York & North Yorkshire

Newby Hall Chippendale table returned after 2007 theft

The rare Chippendale table
Image caption The George lll rosewood table was specially made for Newby Hall in 1775

A rare Chippendale table worth about £500,000 has been returned to its owners in North Yorkshire, four years after it was stolen.

The twin-leaf table, which was was specially made for Newby Hall in 1775, was stolen in June 2007.

The table was recovered in a police raid in September after an investigation by the Yorkshire and Humber Regional Organised Crime Unit.

Estate owner Richard Compton said he was "delighted" at the table's return.

'Public loss'

The table was one of 14 antiques, worth an estimated £5m in total, which were uncovered in raids at two residential properties in South and West Yorkshire last month.

Mr Compton said he never expected to see the table back at Newby.

"It has been in our family since 1775 and it's unique," he said.

"I simply don't know why anybody would want to steal such a thing as it's unsaleable on the open market.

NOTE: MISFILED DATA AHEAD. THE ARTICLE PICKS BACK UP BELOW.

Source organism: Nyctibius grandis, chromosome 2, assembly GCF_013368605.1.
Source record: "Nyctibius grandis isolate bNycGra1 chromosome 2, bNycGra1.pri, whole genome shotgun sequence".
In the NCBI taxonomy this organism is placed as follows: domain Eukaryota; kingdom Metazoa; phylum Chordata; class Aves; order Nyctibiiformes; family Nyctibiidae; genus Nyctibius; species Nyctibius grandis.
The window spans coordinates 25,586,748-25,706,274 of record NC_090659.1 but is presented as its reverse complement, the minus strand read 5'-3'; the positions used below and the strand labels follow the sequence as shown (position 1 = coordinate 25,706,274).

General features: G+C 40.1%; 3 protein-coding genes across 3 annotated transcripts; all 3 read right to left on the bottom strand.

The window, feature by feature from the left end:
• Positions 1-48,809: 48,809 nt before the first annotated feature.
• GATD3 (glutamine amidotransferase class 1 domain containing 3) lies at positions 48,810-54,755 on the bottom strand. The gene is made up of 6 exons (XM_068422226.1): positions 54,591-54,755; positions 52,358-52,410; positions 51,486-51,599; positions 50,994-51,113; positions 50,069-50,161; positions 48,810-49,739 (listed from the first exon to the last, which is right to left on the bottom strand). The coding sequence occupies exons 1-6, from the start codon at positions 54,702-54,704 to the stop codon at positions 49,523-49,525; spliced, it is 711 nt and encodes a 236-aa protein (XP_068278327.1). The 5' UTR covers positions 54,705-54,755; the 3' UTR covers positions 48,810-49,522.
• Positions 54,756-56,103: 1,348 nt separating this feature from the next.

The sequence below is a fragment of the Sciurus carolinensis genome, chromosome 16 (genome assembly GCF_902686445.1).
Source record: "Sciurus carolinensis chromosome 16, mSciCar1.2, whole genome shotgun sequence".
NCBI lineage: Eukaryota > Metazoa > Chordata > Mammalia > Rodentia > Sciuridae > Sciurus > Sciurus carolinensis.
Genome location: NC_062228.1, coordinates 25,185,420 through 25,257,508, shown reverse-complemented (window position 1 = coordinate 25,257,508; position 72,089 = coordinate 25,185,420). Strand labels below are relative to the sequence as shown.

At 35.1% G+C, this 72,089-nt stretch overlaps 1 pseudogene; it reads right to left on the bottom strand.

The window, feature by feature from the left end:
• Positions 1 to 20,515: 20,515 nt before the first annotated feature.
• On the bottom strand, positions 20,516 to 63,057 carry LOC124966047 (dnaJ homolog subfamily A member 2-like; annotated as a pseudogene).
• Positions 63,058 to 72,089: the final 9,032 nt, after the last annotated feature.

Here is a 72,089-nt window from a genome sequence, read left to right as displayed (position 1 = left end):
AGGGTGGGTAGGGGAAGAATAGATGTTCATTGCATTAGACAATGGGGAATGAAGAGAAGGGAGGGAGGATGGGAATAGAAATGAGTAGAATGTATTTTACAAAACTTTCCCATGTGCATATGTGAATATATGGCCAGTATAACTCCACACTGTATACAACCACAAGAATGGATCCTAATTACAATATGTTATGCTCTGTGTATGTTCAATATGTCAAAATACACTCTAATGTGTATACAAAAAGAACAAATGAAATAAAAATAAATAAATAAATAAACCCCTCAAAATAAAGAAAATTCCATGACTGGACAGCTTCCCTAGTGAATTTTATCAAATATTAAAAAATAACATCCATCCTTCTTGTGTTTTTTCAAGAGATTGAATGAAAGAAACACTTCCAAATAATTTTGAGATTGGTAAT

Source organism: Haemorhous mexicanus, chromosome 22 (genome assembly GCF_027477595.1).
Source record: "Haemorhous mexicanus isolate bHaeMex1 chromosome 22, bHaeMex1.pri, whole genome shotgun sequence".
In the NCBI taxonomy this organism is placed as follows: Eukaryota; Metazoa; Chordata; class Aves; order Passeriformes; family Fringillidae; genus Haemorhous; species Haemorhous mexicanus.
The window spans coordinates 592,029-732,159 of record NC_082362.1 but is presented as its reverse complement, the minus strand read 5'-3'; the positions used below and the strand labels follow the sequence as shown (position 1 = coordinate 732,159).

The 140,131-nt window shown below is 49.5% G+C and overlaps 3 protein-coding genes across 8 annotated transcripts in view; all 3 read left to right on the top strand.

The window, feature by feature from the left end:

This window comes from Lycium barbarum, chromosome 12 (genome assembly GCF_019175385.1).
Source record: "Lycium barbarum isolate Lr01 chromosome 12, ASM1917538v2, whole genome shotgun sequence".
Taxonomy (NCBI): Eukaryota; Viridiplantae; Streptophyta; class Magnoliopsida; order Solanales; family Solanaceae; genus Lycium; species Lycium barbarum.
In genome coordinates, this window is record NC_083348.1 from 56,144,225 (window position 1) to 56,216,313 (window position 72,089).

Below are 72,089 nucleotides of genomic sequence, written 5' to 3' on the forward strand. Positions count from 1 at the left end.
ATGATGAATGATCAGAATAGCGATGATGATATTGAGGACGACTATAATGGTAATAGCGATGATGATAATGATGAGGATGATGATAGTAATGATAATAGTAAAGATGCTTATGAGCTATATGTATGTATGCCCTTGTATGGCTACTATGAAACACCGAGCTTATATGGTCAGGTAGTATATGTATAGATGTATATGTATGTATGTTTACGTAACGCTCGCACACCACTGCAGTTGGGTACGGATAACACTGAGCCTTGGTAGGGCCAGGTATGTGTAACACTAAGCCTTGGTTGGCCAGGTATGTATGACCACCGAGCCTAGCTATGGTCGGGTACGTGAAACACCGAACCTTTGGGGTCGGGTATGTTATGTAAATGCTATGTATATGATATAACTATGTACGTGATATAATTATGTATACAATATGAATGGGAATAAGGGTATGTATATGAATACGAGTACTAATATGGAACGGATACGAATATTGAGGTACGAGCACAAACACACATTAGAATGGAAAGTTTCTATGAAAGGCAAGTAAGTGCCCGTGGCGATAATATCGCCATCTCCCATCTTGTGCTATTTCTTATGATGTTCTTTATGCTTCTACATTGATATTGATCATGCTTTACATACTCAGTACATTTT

"When a piece like this is stolen from a house that is open to the public, the real loss is a public one as it has been seen by hundreds of thousands of visitors."

Another of the recovered antiques, an embellished bracket clock made by Daniel Delander of London in about 1710, is believed to be from Sion Hall near Thirsk, North Yorkshire.

A 68-year-old man from Tankersley, South Yorkshire, and a 44-year-old man from Middleton, Leeds, have been arrested and bailed in connection with the investigation into the recovered antiques.

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